Pope Francis’ recent words are a culmination of his entire body of work since the beginning of his reign in 2013.  He has attempted to redeem the heretic Martin Luther; he signed a document in Abu Dhabi claiming that “the pluralism and the diversity of religions, colour, sex, race and language are willed by God in His wisdom, through which He created human beings;” he has a painting of Judas in his office showing Our Blessed Lord ministering to Judas as well as a statue of Our Lord carrying Judas as a lost sheep; he regularly condemns the notion of “proselytization;” and he permitted the veneration of a wooden idol regarding an earth deity in the Vatican, even setting its effigy on the altar of St. Peter.  Through these and other words and actions, Pope Francis’s most recent statement that even “apostates” are counted among the “communion of saints” points to the ideologies of indifferentism and syncretism.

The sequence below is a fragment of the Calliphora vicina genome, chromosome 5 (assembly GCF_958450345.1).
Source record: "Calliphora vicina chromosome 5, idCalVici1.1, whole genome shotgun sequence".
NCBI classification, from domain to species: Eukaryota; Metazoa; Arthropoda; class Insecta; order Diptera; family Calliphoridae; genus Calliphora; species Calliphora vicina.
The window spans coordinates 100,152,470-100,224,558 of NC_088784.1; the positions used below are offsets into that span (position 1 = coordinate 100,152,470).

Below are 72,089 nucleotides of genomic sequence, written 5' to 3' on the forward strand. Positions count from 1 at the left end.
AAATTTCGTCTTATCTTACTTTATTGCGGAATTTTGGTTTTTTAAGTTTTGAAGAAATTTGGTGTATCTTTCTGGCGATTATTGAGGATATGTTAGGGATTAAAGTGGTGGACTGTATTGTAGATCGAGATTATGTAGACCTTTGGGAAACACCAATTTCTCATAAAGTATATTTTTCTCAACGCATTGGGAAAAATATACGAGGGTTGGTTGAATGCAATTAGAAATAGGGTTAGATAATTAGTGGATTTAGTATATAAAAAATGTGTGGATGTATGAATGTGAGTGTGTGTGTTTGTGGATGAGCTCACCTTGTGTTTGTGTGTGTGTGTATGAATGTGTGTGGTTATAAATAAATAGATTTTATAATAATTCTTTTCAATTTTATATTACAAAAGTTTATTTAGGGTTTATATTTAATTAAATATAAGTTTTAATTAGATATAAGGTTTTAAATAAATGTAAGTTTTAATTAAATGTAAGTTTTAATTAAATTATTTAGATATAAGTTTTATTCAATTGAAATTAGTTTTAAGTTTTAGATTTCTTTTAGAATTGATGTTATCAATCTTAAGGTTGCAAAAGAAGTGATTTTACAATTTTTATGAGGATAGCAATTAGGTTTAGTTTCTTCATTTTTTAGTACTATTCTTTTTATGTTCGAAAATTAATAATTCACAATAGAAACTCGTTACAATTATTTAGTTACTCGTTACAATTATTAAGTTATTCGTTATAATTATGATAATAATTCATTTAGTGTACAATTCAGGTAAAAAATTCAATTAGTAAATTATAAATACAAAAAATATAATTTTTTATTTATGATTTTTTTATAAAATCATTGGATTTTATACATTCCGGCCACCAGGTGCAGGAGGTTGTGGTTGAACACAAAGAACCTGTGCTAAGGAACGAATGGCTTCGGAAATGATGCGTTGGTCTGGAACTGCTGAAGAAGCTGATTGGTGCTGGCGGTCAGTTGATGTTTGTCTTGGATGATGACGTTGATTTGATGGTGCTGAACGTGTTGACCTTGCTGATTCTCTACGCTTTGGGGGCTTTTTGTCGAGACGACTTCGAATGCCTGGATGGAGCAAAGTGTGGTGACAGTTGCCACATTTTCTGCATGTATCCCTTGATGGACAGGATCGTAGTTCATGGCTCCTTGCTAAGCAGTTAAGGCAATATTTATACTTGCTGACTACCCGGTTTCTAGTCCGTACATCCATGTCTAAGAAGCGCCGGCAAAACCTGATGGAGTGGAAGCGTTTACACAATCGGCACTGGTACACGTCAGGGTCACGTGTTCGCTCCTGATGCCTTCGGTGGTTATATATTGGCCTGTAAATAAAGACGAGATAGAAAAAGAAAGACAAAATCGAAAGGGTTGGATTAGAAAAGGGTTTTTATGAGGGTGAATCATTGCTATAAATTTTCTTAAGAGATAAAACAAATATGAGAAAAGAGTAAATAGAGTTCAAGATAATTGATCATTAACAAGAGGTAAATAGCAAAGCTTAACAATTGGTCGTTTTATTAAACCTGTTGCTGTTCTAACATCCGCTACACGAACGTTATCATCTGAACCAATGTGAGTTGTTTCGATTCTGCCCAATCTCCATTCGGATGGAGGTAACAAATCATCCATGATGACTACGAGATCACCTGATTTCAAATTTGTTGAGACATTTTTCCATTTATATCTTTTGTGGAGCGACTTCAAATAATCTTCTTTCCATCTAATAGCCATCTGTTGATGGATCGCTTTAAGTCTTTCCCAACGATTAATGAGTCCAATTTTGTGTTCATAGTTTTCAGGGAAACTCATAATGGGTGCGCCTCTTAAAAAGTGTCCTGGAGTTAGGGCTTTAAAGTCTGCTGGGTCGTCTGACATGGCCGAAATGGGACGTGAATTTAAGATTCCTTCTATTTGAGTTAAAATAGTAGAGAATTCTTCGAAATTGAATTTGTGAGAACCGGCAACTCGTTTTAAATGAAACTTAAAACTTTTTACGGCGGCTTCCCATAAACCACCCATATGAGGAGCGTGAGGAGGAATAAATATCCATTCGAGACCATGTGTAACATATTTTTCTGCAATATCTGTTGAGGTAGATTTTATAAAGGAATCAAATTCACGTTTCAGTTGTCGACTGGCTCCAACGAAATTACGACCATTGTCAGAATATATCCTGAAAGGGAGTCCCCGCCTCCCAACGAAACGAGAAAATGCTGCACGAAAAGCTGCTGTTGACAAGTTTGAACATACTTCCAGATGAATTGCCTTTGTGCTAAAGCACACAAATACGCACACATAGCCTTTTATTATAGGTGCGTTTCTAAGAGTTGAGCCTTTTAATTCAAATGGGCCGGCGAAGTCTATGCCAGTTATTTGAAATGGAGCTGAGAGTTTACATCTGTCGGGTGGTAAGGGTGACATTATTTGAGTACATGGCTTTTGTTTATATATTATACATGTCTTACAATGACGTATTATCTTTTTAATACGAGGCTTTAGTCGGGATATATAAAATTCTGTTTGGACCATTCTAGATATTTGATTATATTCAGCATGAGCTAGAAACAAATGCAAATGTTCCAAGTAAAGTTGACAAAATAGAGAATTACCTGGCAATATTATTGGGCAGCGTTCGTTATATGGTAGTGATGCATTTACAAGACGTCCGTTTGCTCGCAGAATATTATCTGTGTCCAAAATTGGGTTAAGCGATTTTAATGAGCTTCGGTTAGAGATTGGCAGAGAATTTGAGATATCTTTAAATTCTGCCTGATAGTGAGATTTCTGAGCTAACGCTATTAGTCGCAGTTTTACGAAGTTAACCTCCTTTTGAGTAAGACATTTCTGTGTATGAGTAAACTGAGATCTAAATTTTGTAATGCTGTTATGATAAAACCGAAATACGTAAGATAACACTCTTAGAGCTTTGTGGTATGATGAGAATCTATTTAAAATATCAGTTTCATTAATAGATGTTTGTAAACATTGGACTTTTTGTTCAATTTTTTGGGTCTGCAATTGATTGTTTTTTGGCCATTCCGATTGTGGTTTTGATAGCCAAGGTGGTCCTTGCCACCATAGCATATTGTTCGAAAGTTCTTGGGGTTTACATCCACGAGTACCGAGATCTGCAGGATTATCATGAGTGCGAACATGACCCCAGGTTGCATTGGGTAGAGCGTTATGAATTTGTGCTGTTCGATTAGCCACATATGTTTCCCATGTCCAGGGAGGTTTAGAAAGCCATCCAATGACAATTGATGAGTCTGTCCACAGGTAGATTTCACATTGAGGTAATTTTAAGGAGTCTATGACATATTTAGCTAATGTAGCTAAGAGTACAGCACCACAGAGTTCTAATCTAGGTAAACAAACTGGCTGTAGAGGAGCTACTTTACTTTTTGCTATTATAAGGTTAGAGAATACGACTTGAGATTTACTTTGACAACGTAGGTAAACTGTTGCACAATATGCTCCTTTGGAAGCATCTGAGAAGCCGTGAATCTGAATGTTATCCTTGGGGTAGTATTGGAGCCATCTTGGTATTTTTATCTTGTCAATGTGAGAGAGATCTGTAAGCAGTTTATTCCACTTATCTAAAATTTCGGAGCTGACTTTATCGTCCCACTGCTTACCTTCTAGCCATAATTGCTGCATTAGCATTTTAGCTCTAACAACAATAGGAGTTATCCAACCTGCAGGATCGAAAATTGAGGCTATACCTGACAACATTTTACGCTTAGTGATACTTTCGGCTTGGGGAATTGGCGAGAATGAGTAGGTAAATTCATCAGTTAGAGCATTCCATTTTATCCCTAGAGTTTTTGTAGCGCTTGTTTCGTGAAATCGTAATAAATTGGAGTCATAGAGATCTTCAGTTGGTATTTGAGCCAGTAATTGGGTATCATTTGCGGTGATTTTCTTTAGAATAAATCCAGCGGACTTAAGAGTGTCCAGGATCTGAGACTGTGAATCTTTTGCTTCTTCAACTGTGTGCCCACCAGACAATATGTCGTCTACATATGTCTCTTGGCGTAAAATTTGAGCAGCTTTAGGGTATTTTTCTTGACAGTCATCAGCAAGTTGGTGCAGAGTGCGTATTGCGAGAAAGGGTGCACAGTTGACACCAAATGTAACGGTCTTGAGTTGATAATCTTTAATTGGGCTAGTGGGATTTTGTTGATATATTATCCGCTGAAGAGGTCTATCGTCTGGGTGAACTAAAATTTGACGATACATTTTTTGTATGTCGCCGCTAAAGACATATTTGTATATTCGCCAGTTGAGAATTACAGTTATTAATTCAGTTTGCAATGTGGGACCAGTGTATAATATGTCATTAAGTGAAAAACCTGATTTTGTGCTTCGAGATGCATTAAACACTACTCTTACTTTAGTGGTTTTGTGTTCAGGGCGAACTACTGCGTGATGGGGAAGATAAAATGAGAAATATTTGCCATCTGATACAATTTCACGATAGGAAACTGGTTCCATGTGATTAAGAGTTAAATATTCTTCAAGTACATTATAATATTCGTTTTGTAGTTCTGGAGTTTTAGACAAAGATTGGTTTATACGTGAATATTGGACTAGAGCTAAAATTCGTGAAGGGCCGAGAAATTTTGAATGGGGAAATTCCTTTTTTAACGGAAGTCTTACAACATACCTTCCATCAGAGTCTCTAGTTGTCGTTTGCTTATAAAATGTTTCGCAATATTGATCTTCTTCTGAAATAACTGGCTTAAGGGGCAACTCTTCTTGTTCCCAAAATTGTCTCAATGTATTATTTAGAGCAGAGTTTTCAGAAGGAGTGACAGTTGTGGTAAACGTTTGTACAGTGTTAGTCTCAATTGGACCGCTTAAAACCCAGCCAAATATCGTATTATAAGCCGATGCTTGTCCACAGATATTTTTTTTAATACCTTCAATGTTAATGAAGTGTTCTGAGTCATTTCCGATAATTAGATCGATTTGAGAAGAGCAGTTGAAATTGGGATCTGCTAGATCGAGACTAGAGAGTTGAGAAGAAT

What he said on Wednesday is terrifying, and the days of sackcloth and ashes are upon us.  Our Lady asked us at Fatima to “pray for the pope,” specifically.  With each passing day, it is becoming more and more clear why she made this request.

As Lent approaches, let us be resolved to pray and fast for Holy Mother Church, and the TRUE Communion of Saints, and most especially, let us pray for Pope Francis.  Whether he is guilty of heresy is for the Church to decide, and I am not levelling that accusation. However, what he said could lead many souls to Hell.

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As always, please pray for the Church, for our bishops, priests, deacons, and for Lepanto's mission as we continue to unearth the truth and "restore all things to Christ." (Col. 1:20)

Christus Vincit!

Michael Hichborn
Lepanto Insititute